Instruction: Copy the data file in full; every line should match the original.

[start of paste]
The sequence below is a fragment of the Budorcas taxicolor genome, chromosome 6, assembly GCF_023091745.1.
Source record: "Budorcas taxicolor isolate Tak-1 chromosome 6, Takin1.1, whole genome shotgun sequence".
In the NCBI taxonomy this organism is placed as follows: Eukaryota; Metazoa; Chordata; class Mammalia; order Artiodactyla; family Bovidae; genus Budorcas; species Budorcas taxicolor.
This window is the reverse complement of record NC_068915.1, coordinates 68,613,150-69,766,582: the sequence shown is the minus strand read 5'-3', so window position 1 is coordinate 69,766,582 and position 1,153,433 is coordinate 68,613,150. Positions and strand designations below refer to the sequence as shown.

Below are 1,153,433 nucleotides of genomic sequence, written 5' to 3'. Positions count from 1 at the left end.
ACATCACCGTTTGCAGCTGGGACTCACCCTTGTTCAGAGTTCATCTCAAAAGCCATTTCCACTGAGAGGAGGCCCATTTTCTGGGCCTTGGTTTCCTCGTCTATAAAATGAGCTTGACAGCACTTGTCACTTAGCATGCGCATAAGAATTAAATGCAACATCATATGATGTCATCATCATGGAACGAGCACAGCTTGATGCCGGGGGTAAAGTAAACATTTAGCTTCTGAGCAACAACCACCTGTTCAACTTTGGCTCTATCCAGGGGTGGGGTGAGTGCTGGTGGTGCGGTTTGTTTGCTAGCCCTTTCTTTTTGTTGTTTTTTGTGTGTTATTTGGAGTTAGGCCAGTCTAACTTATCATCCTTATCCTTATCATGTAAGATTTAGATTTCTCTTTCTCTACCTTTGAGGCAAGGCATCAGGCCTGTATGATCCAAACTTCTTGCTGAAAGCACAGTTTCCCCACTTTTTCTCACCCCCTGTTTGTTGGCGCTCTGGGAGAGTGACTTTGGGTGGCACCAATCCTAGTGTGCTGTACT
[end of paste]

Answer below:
The sequence below is a fragment of the Budorcas taxicolor genome, chromosome 6, assembly GCF_023091745.1.
Source record: "Budorcas taxicolor isolate Tak-1 chromosome 6, Takin1.1, whole genome shotgun sequence".
In the NCBI taxonomy this organism is placed as follows: Eukaryota; Metazoa; Chordata; class Mammalia; order Artiodactyla; family Bovidae; genus Budorcas; species Budorcas taxicolor.
This window is the reverse complement of record NC_068915.1, coordinates 68,613,150-69,766,582: the sequence shown is the minus strand read 5'-3', so window position 1 is coordinate 69,766,582 and position 1,153,433 is coordinate 68,613,150. Positions and strand designations below refer to the sequence as shown.

Below are 1,153,433 nucleotides of genomic sequence, written 5' to 3'. Positions count from 1 at the left end.
ACATCACCGTTTGCAGCTGGGACTCACCCTTGTTCAGAGTTCATCTCAAAAGCCATTTCCACTGAGAGGAGGCCCATTTTCTGGGCCTTGGTTTCCTCGTCTATAAAATGAGCTTGACAGCACTTGTCACTTAGCATGCGCATAAGAATTAAATGCAACATCATATGATGTCATCATCATGGAACGAGCACAGCTTGATGCCGGGGGTAAAGTAAACATTTAGCTTCTGAGCAACAACCACCTGTTCAACTTTGGCTCTATCCAGGGGTGGGGTGAGTGCTGGTGGTGCGGTTTGTTTGCTAGCCCTTTCTTTTTGTTGTTTTTTGTGTGTTATTTGGAGTTAGGCCAGTCTAACTTATCATCCTTATCCTTATCATGTAAGATTTAGATTTCTCTTTCTCTACCTTTGAGGCAAGGCATCAGGCCTGTATGATCCAAACTTCTTGCTGAAAGCACAGTTTCCCCACTTTTTCTCACCCCCTGTTTGTTGGCGCTCTGGGAGAGTGACTTTGGGTGGCACCAATCCTAGTGTGCTGTACT